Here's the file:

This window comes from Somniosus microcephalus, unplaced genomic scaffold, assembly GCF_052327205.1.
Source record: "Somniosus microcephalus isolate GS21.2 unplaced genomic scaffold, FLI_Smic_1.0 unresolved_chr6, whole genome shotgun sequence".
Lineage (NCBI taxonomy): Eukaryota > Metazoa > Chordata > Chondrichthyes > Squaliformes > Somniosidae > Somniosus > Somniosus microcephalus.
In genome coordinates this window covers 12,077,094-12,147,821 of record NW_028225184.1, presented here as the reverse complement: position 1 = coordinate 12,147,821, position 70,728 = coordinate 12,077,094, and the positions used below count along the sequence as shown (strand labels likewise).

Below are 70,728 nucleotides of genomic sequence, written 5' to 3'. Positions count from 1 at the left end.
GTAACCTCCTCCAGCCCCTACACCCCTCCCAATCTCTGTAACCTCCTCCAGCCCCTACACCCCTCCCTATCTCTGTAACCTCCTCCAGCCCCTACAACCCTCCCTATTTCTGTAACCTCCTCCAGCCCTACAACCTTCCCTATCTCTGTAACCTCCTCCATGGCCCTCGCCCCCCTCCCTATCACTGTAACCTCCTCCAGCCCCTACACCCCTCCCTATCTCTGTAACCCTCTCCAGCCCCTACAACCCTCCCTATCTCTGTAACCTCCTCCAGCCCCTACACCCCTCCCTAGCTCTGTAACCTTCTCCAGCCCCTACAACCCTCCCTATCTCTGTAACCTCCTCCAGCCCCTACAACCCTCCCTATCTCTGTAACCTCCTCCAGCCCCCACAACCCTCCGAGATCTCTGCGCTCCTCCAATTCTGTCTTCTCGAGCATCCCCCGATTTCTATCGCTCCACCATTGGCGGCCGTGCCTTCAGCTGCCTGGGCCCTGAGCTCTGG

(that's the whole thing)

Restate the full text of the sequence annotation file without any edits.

This window comes from Somniosus microcephalus, unplaced genomic scaffold, assembly GCF_052327205.1.
Source record: "Somniosus microcephalus isolate GS21.2 unplaced genomic scaffold, FLI_Smic_1.0 unresolved_chr6, whole genome shotgun sequence".
Lineage (NCBI taxonomy): Eukaryota > Metazoa > Chordata > Chondrichthyes > Squaliformes > Somniosidae > Somniosus > Somniosus microcephalus.
In genome coordinates this window covers 12,077,094-12,147,821 of record NW_028225184.1, presented here as the reverse complement: position 1 = coordinate 12,147,821, position 70,728 = coordinate 12,077,094, and the positions used below count along the sequence as shown (strand labels likewise).

Below are 70,728 nucleotides of genomic sequence, written 5' to 3'. Positions count from 1 at the left end.
GTAACCTCCTCCAGCCCCTACACCCCTCCCAATCTCTGTAACCTCCTCCAGCCCCTACACCCCTCCCTATCTCTGTAACCTCCTCCAGCCCCTACAACCCTCCCTATTTCTGTAACCTCCTCCAGCCCTACAACCTTCCCTATCTCTGTAACCTCCTCCATGGCCCTCGCCCCCCTCCCTATCACTGTAACCTCCTCCAGCCCCTACACCCCTCCCTATCTCTGTAACCCTCTCCAGCCCCTACAACCCTCCCTATCTCTGTAACCTCCTCCAGCCCCTACACCCCTCCCTAGCTCTGTAACCTTCTCCAGCCCCTACAACCCTCCCTATCTCTGTAACCTCCTCCAGCCCCTACAACCCTCCCTATCTCTGTAACCTCCTCCAGCCCCCACAACCCTCCGAGATCTCTGCGCTCCTCCAATTCTGTCTTCTCGAGCATCCCCCGATTTCTATCGCTCCACCATTGGCGGCCGTGCCTTCAGCTGCCTGGGCCCTGAGCTCTGG